All Monsters

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The door was open. The door was never open. Not in our house. Not with dad’s excessive amount of allergies. Especially not in spring. Something was very wrong. Up until now, Cadence's biggest struggle has been with writing essays for her history class. But a mysterious man and an evil race of creatures called 'Shades' change all that. Now Cadence is caught up in a race against time to save her family- if they're even still alive. Adversaries meet her at every turn, and although the mysterious Lucas has pledged to help her, he may turn out to be the biggest obstacle of all.

Action / Other
Marlett Pines
Age Rating:

Chapter 1

The day my father was ripped from my life began like any other. I woke up at the usual hour (after hitting the snooze button for the third time) and got ready for school. I threw on a cute top and a pair of shorts and headed downstairs for breakfast. My father’s torso was hidden behind the refrigerator door as he reached for the milk jug.

“Morning daddy,” I called. The door closed, and my father emerged already dressed for work. He was wearing the tie Dennis and I had bought him for father’s day. It was a gaudy thing, all covered in tiny pictures of cheeseburgers and fries, but he wore it anyway. I had made certain dad knew that Dennis had picked it out. He grinned at me with pep even though I knew he had worked late last night again.

“Good morning sweetheart. Did you sleep well?” I shrugged and slid into a chair.

“Well enough,”

“How did your essay go?” I shrugged again.

“I wrote it,” I answered him vaguely. He gave me a stern look.

“Cadence, you know you have to step it up in your school work. If you’re still getting ’D’s in high school, we’re going to have a problem getting you to college,” I sighed, and looked into the empty cereal bowl. Dad insisted we set the breakfast table every night so things are ready in the morning.

“I know dad, it’s just that… words are hard for me,” He ’mmhmm’ed while pouring raisin bran into his bowl. “And no matter what I do, I can’t get the spelling right!” He chuckled, and unscrewed the cap on the milk bottle.

“Well, it sounds like we need to make some homework for you,” His lips crinkled up into a little grin at his own joke. He always looked a little too old to just be a dad. Most people assumed he was our grandfather, actually. His curly hair was just a little too gray, his skin a little too wrinkled. I never knew how old he really was. Every time the question would come up, he would just waggle his finger and say ‘it’s a secret’.

I groaned.

“Daddy, noooo,”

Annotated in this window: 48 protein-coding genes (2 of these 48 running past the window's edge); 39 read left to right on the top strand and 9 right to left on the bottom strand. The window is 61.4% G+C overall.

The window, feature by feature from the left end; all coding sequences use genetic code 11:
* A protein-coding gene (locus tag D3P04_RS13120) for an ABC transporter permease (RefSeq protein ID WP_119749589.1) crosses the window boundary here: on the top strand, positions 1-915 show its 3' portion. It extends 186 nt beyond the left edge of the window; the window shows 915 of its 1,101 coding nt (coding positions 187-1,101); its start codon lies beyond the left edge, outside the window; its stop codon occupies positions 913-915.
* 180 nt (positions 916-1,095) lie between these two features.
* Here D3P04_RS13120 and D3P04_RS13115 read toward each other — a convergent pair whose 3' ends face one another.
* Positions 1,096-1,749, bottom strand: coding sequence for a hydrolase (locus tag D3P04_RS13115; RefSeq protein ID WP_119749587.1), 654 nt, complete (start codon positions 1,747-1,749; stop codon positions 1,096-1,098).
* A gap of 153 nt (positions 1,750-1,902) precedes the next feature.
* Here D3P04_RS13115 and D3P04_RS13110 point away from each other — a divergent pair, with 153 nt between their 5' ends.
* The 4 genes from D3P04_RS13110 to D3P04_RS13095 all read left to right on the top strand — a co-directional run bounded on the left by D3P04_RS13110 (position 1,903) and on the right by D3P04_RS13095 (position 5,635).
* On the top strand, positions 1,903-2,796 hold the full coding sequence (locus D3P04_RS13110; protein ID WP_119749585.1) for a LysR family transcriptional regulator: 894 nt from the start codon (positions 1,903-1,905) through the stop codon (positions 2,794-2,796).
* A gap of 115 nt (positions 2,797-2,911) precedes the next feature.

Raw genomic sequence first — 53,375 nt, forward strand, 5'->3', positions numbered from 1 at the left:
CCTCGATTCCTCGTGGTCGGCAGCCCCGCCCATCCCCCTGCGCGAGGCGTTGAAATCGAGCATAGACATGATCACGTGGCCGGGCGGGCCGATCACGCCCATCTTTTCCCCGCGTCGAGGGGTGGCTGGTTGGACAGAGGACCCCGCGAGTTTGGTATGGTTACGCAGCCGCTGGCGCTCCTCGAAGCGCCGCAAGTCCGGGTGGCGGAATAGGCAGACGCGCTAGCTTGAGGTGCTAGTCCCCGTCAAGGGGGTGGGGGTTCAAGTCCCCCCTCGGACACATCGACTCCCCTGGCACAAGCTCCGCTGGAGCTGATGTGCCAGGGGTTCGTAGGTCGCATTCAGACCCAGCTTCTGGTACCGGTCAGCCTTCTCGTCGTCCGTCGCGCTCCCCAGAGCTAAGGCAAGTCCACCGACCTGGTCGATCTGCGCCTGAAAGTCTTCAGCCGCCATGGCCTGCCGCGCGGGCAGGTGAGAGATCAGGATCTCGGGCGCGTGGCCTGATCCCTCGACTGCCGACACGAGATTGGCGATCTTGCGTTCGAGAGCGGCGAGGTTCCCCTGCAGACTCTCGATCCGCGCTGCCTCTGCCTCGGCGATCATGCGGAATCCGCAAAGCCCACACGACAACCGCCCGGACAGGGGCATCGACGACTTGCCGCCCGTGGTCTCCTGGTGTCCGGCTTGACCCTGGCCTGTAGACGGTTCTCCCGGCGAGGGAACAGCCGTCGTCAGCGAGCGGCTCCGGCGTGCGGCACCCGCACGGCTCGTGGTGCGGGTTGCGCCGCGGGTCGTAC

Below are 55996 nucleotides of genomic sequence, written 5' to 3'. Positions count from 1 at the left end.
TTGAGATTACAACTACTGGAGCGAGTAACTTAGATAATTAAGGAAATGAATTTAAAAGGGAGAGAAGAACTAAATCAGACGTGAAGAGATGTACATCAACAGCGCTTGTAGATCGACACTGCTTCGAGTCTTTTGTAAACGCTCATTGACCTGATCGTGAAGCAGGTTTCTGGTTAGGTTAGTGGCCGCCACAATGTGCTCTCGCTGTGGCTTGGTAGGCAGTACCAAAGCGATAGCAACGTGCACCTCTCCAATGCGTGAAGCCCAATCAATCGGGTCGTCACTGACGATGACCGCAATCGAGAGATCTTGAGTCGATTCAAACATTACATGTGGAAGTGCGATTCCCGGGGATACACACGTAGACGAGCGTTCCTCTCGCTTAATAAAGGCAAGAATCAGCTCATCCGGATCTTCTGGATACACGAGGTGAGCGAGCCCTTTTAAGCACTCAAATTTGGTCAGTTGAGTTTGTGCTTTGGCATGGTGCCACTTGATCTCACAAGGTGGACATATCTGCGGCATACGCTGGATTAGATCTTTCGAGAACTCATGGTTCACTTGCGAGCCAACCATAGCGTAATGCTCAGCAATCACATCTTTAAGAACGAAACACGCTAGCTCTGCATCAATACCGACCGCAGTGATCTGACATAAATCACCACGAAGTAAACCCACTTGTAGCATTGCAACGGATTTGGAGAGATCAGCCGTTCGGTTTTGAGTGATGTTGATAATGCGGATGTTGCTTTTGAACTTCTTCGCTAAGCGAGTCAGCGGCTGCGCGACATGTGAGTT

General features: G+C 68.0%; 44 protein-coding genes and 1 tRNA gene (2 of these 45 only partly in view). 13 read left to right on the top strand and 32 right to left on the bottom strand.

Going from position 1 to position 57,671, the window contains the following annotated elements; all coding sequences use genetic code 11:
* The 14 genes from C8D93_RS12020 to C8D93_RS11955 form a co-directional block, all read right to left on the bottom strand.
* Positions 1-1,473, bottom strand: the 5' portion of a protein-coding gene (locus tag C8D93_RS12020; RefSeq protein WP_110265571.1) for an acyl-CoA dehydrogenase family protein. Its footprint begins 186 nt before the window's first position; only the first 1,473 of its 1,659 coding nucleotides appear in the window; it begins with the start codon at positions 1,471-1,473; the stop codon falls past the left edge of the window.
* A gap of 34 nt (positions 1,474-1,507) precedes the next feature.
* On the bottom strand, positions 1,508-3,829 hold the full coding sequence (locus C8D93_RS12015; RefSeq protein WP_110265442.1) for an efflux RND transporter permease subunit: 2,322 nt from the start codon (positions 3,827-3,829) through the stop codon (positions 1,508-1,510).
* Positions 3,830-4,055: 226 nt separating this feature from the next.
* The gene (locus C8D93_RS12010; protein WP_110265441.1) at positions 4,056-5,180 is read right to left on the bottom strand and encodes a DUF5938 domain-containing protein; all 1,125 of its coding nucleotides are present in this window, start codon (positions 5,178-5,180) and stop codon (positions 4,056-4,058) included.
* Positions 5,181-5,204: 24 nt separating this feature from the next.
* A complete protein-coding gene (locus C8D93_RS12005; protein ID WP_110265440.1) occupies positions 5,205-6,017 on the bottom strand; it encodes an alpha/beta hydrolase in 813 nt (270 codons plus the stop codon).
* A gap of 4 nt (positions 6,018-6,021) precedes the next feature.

“We’ll start off with a 20 word vocabulary and spelling list once a week. I’ll give it to you on Mondays and I expect it back finished on Fridays,” He spoke in a matter-of-fact manner, as if this were a business meeting instead of family breakfast.

I groaned again. More homework? The day had just begun and it was already terrible! It was then that my little brother decided to grace us with his presence. Dennis toddled slowly down the stairs, reaching for each step with his foot like a blind person with a cane. He had developed this system to ‘maximize his gaming experience.’ In simpler terms, Dennis couldn’t live without constant access to Mariokart.

Without looking up from the screen, Dennis sat down at an empty seat, reached for a cereal box, and started pouring. An impressive feat, if he hadn’t tried to sit on me, dad, and then the floor before finding a vacant spot. Half of the cereal ended up on the table around the bowl instead of inside it. Dad ‘tsked’ and grabbed the top of the device, pulling it from Dennis’ hands.

“You know the rules, no electronics at the table. This is family time,” Dad was big on family. Breakfast and weekends were the only times he really got to see and spend time with us. He spent most of his day managing an outlet store, but he always made time for Dennis and me.

Dennis protested of course, reaching his little 8-year-old hands up to grasp futily at the game. Dad placed it gently on the other end of the table, out of Dennis’ reach and turned the screen away from him. Dennis huffed and plopped back into his chair, arms folded across his chest in defiance.

“None of that, young man. Now pick up that cereal you spilled, I’m your dad, not your maid,”

Dennis grumbled and began picking sullenly at the pieces of sugary wheat and marshmallow bits.

I tried unsuccessfully to hide my grin behind a spoonful of Cheerios. I peeked at the kitchen clock and immediately began shoving spoonfuls of cereal down my throat. Six forty-five! I was going to be late! Dad would have an absolute fit if I missed the bus again.